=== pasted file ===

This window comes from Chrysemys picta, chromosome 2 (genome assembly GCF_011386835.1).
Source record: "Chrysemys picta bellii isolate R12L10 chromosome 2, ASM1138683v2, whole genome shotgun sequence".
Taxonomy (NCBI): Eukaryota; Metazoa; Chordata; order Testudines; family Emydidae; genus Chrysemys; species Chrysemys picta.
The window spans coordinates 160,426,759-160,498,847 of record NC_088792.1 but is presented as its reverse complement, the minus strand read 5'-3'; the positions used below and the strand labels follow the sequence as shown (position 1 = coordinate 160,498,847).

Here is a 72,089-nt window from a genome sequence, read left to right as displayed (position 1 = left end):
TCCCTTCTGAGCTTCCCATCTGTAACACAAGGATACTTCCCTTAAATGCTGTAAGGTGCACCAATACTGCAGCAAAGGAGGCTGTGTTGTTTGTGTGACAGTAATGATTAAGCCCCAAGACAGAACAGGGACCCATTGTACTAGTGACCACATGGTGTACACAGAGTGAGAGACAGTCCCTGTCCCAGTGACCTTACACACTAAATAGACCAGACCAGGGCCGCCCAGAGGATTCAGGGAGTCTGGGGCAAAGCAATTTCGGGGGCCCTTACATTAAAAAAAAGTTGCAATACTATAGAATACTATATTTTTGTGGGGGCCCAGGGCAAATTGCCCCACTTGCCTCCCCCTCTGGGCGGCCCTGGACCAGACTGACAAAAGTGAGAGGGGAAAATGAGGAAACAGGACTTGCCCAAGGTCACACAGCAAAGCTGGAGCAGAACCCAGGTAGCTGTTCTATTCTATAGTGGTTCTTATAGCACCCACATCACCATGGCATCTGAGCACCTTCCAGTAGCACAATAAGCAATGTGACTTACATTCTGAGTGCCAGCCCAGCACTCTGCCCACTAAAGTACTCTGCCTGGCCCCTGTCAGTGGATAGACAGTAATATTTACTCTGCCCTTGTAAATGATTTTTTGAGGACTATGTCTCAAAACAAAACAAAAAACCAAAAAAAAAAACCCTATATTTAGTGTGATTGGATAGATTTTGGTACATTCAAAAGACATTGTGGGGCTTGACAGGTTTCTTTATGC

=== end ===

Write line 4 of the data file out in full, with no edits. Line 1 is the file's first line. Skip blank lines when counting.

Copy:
The window spans coordinates 160,426,759-160,498,847 of record NC_088792.1 but is presented as its reverse complement, the minus strand read 5'-3'; the positions used below and the strand labels follow the sequence as shown (position 1 = coordinate 160,498,847).